Health Watch -- Keeping Bones Strong

Health Watch is a Public Service of the Office of News and Publications and is intended to provide general information only and should not replace the advice of a medical professional. You should contact your physician if you have questions about any of these topics.


To keep pulling your own weight, try lifting some.

As people age, their bones tend to weaken. The result is bones that break easily, which is a major cause of disability for older adults. Florida researchers have found that strength training can increase bone density so that bones are less likely to break. In their study, researchers had a group of older adults try high-intensity strength training such as leg presses and biceps curls using exercise machines. Other groups did low-intensity exercise or no exercise at all.

The group that did high-intensity strength training gained bone density in the area where the thigh bone meets the hip. That's an area particularly prone to injury in older adults. In blood tests, all of the people who exercised had signs of metabolic activity that can lead to stronger bones.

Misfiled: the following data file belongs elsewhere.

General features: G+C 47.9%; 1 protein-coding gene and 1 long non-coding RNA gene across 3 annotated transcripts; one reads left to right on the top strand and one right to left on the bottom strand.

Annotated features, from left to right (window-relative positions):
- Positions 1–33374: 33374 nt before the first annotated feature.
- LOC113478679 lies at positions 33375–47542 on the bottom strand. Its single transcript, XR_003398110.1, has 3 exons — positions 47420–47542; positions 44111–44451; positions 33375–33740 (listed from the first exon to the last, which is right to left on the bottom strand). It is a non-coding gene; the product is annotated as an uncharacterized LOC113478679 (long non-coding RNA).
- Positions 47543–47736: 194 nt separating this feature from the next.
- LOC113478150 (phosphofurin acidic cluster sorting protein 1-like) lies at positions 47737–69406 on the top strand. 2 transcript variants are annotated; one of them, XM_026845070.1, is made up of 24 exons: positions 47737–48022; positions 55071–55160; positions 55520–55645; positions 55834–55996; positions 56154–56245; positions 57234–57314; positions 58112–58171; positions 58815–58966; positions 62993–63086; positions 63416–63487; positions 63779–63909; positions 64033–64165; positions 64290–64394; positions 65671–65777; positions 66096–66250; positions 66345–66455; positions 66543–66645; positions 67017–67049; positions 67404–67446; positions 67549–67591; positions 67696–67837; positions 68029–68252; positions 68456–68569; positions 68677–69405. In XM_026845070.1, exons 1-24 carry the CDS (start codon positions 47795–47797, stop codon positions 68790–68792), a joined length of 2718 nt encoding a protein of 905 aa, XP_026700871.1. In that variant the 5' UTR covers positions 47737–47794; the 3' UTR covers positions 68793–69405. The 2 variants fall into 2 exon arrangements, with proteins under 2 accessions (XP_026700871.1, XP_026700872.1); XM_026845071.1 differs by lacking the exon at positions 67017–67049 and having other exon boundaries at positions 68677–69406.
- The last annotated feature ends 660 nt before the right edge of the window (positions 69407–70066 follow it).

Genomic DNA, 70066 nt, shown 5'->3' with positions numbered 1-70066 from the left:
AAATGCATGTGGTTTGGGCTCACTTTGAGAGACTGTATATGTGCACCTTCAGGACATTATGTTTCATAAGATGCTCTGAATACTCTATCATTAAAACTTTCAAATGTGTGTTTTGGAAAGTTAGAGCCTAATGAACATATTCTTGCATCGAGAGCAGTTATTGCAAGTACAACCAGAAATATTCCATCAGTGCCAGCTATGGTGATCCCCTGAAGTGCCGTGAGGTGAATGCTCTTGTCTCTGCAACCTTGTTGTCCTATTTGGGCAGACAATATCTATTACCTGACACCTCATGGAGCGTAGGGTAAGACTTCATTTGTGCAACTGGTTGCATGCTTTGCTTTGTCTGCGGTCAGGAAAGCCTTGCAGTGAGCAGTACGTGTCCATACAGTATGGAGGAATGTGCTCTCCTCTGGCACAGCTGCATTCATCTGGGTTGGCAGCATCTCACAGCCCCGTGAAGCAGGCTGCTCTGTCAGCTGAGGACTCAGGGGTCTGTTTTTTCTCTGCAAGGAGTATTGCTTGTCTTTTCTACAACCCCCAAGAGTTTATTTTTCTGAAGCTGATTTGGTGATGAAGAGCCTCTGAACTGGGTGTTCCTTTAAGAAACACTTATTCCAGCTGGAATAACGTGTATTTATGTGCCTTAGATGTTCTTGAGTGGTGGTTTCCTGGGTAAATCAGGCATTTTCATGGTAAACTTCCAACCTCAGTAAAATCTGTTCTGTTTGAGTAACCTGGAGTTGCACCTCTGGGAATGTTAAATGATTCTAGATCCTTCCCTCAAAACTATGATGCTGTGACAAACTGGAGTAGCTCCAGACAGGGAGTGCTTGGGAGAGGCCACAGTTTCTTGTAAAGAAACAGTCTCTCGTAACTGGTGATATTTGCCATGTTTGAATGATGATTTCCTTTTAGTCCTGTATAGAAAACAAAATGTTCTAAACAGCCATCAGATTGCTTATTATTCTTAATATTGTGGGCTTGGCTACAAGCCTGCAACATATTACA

Doctors at UT Southwestern Medical Center at Dallas say weight-bearing exercise can help build stronger bones because the bones adapt themselves to the amount of strength they need based on how they're used. Walking, running and exercise all can help strengthen bones. Weight training also may help.

In addition to exercise, proper diet is essential for building stronger bones. Older adults need about 1,500 milligrams of calcium a day to keep their bones strong. Younger people can prevent weak bones later in life by exercising and eating a calcium-rich diet in their youth. Some studies have shown that vitamin D in conjunction with calcium can help bring about maximum benefits.

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